Paterson Poetry Prize Finalist, 2015
Featured on NPR's "The Writer's Almanac"
Ellen Bass's new poetry collection, "Like a Beggar," pulses with sex, humor and compassion. "The New York Times"
Bass tries to convey everyday wonder on contemporary experiences of sex, work, aging, and war. Those who turn to poetry to become confidants for another's stories and secrets will not be disappointed. "Publishers Weekly"
In her fifth book of poetry, Bass addresses everything from Saturn's rings and Newton's law of gravitation to wasps and Pablo Neruda. Her words are nostalgic, vivid, and visceral. Bass arrives at the truth of human carnality rooted in the extraordinary need and promise of the individual. Bass shows us that we are as radiant as we are ephemeral, that in transience glistens resilient history and the remarkable fluidity of connection. By the collection's endfollowing her musings on suicide and generosity, desire and repetitionit becomes lucidly clear that Bass is not only a poet but also a philosopher and a storyteller. "Booklist"
Ellen Bass brings a deft touch as she continues her ongoing interrogations of crucial moral issues of our times, while simultaneously delighting in endearing human absurdities. From the start of Like a Beggar, Bass asks her readers to relax, even though "bad things are going to happen," because the "bad" gets mined for all manner of goodness.
From "Another Story":
After dinner, we're drinking scotch at the kitchen table.
Janet and I just watched a NOVA special
and we're explaining to her mother
the age and size of the universe
the hundred billion stars in the hundred billion galaxies.
Dotty lives at Dominican Oaks, making her way down the long hall.
How about the sun? she asks, a little farmshit in the endlessness.
I gather up a cantaloupe, a lime, a cherry,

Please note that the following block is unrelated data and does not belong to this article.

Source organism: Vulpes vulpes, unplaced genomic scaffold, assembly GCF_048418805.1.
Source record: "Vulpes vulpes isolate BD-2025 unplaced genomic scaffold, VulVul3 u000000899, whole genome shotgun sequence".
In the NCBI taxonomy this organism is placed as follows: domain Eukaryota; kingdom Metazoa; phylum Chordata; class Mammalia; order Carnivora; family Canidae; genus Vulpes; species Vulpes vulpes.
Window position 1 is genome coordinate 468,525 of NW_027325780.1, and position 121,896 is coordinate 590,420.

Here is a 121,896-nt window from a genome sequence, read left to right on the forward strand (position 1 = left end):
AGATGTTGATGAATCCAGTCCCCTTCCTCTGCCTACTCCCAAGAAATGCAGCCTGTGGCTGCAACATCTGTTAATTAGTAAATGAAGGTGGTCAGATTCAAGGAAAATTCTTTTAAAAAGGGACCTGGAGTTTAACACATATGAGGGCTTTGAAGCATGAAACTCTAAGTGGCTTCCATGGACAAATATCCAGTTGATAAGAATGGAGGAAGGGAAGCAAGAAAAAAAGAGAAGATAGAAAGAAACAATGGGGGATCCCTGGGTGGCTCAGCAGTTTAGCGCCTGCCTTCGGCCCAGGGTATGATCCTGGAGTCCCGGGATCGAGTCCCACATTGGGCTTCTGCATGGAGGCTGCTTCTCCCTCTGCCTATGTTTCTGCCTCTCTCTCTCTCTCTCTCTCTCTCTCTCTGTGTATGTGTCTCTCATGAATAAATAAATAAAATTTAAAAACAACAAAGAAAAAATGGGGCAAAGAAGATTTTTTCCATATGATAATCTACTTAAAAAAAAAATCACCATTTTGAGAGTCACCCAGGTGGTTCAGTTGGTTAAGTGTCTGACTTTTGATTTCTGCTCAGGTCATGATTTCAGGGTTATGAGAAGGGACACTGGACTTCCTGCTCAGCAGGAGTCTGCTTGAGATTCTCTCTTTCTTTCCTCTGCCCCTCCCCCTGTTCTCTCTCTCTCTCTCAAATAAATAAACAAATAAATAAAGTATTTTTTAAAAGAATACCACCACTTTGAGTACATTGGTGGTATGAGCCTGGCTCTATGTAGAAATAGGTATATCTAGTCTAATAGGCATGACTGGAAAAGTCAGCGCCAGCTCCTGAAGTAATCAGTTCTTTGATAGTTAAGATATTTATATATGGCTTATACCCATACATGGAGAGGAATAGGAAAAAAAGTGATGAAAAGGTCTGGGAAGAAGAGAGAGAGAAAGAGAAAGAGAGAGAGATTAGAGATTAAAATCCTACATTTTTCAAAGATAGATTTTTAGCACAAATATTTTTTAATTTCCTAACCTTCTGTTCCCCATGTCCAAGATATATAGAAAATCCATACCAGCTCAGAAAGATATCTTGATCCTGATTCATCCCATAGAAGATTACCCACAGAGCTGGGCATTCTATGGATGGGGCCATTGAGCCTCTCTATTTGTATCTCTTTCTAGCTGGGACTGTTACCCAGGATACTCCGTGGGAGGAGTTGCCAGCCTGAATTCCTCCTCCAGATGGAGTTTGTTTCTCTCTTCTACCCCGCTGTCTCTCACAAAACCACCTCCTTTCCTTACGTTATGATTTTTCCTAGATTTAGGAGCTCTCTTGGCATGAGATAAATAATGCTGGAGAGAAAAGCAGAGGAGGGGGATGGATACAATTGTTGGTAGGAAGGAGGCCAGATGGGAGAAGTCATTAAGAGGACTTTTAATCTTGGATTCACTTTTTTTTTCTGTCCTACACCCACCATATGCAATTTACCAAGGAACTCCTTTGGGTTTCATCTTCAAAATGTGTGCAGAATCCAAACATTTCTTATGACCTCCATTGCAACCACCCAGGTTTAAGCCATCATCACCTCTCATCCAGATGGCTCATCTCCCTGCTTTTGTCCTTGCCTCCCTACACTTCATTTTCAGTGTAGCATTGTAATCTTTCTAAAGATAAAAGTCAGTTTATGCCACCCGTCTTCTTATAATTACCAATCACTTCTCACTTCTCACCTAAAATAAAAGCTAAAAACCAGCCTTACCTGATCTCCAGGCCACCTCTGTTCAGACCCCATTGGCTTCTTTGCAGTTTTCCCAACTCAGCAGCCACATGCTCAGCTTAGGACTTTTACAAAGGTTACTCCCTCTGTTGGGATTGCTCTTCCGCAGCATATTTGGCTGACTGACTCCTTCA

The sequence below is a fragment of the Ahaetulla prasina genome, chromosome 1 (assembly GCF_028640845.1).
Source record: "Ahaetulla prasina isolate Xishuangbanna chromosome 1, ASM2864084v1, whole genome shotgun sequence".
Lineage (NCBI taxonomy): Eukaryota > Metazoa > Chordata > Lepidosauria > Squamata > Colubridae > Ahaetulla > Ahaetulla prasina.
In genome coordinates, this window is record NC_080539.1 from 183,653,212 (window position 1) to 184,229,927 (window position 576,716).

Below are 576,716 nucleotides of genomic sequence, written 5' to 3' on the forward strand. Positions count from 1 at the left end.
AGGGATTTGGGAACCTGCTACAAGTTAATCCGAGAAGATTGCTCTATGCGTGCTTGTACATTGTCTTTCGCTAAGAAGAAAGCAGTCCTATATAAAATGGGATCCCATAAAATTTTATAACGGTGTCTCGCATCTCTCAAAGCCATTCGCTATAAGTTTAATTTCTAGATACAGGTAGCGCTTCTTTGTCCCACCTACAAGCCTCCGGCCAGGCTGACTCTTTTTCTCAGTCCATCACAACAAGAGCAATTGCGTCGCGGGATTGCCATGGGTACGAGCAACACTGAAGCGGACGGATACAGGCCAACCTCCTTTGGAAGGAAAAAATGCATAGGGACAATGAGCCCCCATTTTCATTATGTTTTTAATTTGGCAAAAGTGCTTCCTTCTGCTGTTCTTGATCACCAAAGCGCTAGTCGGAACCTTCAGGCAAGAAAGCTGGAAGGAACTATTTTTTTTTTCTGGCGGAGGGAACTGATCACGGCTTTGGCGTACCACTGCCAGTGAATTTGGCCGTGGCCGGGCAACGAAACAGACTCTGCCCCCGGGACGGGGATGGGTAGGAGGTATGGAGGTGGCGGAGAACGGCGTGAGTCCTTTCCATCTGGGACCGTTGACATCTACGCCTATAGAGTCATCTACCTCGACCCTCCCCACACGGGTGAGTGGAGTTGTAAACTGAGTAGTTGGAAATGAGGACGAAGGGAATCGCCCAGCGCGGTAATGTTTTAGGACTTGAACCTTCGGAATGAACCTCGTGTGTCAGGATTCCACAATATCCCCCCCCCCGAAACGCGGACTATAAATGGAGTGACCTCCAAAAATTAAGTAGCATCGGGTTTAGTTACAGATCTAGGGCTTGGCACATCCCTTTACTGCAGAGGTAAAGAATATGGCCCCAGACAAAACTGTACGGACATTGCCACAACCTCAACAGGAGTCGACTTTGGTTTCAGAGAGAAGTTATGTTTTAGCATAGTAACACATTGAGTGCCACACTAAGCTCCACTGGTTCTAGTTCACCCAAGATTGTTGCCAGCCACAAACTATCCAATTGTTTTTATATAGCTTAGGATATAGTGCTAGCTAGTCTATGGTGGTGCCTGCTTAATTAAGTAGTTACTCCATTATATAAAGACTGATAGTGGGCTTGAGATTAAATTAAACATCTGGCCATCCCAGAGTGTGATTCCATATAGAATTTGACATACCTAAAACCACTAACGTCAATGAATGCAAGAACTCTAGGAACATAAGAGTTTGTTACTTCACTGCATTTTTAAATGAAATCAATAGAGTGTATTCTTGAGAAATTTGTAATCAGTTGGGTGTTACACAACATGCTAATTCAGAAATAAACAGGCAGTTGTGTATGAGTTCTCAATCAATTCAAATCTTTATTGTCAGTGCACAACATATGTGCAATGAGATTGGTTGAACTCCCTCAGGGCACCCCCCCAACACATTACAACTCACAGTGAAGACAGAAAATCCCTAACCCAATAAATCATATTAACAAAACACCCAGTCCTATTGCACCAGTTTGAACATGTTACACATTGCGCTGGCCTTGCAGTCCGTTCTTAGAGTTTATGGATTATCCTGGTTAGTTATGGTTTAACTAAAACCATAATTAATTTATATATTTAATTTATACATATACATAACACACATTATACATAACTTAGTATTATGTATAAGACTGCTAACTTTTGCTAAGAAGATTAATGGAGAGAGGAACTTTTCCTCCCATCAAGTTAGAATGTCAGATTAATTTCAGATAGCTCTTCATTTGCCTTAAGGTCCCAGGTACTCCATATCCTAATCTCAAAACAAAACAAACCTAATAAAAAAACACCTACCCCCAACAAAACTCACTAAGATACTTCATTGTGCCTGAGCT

and start revolving this salad around the chicken carcass.
This is the best scotch I ever tasted, Dotty says,
even though we gave her the Maker's Mark
while we're drinking Glendronach...
Ellen Bass's poetry includes "Like ABeggar "(Copper Canyon Press, 2014), "The Human Line "(Copper Canyon Press, 2007), which was named a Notable Book by the"San Francisco Chronicle, " and"Mules of Love" (BOA, 2002), which won the Lambda Literary Award. She co-edited (with Florence Howe) the groundbreaking"No More Masks An Anthology of Poems by Women"(Doubleday, 1973).Her work has frequently been published in"The New Yorker, American Poetry Review, The New Republic, The Sun "and many other journals. She is co-author of several non-fiction books, including "The Courage to Heal: A Guide for Women Survivors of Child Sexual Abuse"(HarperCollins, 1988, 2008) which has sold over a million copies and been translated into twelve languages.She is part of the core faculty of the MFA writing program at Pacific University.
About the Author
Ellen Bass was born in Philadelphia in 1947. She is the author of four books of poetry including The Human Line (Copper Canyon Press, 2007), which was named a Notable Book of 2007 by the San Francisco Chronicle. In addition, she is co-author of the million-seller Courage to Heal. After a ten-year break from writing to work with survivors of child sexual abuse, Bass felt a calling to return to poetry with the acclaimed Mules of Love (BOA Editions, 2002.) In 1970, she received her master's degree from Boston University, where she studied with Anne Sexton. Her groundbreaking work, No More Masks! An Anthology of Poems by Women (Doubleday) was one of the first anthologies dedicated to poetry written specifically by women. She currently teaches in the low residency MFA program at Pacific University, and lives in Santa Cruz, CA, where she has taught writing and poetry workshops since 1974.